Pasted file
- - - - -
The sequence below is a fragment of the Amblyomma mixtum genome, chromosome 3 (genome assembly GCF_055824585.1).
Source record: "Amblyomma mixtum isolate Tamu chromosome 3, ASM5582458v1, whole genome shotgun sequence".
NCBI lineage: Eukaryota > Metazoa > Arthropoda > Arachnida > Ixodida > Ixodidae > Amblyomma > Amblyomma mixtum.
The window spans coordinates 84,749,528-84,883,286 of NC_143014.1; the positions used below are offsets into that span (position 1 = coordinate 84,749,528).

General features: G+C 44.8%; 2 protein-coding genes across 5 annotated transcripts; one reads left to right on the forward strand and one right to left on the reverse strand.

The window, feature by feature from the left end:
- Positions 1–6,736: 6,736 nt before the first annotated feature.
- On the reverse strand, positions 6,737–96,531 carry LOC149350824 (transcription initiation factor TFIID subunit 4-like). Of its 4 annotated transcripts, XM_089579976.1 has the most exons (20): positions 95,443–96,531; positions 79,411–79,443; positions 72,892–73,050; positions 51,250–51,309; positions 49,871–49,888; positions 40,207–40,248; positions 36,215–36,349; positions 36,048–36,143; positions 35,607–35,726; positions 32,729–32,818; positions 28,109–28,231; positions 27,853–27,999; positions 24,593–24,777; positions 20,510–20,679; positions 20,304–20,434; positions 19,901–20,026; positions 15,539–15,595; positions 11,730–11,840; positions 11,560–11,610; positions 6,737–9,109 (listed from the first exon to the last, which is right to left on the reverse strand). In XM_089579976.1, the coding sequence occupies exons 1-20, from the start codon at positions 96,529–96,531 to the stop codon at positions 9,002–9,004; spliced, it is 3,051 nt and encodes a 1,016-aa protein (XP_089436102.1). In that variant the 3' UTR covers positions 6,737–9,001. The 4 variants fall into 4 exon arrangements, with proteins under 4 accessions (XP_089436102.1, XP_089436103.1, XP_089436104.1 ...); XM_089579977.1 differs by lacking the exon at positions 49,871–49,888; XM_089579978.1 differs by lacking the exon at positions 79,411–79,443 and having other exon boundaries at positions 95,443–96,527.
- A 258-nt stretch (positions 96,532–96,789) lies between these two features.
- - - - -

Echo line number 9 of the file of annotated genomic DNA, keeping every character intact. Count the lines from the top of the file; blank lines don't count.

- A 258-nt stretch (positions 96,532–96,789) lies between these two features.